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Truck Car Accident My introduction to the truckers world

Updated on January 22, 2016

No matter how long you've been driving, you never know it all

The writer around about the time he drove trucks for a living Oct 1973 to March 1974
The writer around about the time he drove trucks for a living Oct 1973 to March 1974

Truck car accident - It pays not to be over confident

When I came into that truck yard I’d already been driving for a long time. My car licence dates back to 1955. I’d driven in Australia, New Guinea, and New Zealand. Moreover, I’d driven motor cycles, sedans and four-wheel drives. I fancied myself as a capable driver. Perhaps I was. But in 1972 when I took on a job driving heavy vehicles I realized I still had a lot to learn.

Can you crash-stop? I didn't really know what this other driver was asking

“Can you crash-stop through the gears to a full stop?”

“I think so.”

We don't want a truck crash, cobber. “I’m talking about not using the brakes at all- can you do it?”

“Reckon I can.”

“Thinking so’s not good enough. You’ll need to do it at the driving test.”

“Can you do a three-point turn in a two-lane street in one of these Bedfords?”

“I don’t know.”

“Well, I’ll show you.”

“What about a reverse turn around a corner? It’s a handy truck manoeuvre.”

So began my re-education on the difference between driving a car and a heavy vehicle. I learned and became conscious of turning circles, rear-overhang, vehicle length, breadth, height. I learned about keeping the engine revs up so that the air-compressor would always provide plenty of air-pressure to the brakes. I learned about split-diffs and “angel gear.”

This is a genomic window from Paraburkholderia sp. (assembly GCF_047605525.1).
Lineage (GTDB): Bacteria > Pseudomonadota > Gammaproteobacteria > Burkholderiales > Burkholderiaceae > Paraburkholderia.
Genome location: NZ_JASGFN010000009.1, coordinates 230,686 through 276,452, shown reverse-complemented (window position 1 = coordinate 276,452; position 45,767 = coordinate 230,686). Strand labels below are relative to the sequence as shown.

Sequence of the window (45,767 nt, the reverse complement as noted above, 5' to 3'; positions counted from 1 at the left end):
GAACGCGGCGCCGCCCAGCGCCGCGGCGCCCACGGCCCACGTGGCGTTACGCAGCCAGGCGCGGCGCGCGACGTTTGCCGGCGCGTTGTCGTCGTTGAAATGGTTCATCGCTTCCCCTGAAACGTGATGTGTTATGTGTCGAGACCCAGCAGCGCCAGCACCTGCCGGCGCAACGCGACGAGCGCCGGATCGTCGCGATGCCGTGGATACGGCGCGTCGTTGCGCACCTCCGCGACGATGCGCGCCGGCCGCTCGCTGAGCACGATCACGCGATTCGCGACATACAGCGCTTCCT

Yer, goin' well, mate. Picking it up quicker than I thought you would

“You’re going well, Tom. Picking it up quicker than I thought. We want you out on the road next week. You’ve been in the yard three days now.

“Gawd! Don’t do that! Never use the handbrake when she’s moving. You’ll snap the drive shaft. Okay, let’s try it once more. It’s mirror driving, Tom. Watch the mirrors. It’s important you check both sides all the time.  Then-

“You’re looking good, mate. I’ve booked with the D.M.R. for Friday. That’s when you’ll be going for your Class Three. Boss’ll probably put you in as a spare driver. Yeah…But they might give you your own run right away.”

 

I felt confident...maybe too confident

Friday arrived. How would I go? I felt confident. I’d passed all the practical tests as put to me by my teacher off-sider. Would I sufficiently impress the driving inspector at the Department of Motor Transport at Parramatta.

I was turning left into George Street out of Phillip when it happened.

Crash! Bump, bump!

“Whoa! Whoa!” The yells came from my off-sider. I “whoa-d. You deaf!"

It was bad. I knew it would be. It was difficult to understand what had happened immediately. Sure, the traffic was heavy, with cars parked on both sides of the narrow street. But I had come sufficiently wide on the corner. I was sure of it. The mirrors on both sides had shown me as clear. Of course, I’d had to cut back inwards just a little to avoid a car coming towards me on the opposite side of the road.

Truck car accident ? It wasn't a hard knock; hardly touched 'em

Another half-an-inch and the rear arch of my freezer cab would have cleared the new Ford Falcon on the corner. And if I hadn’t hit the Falcon, it would not have been pushed forward onto the shiny, new Mercedes Benz parked just in front of it.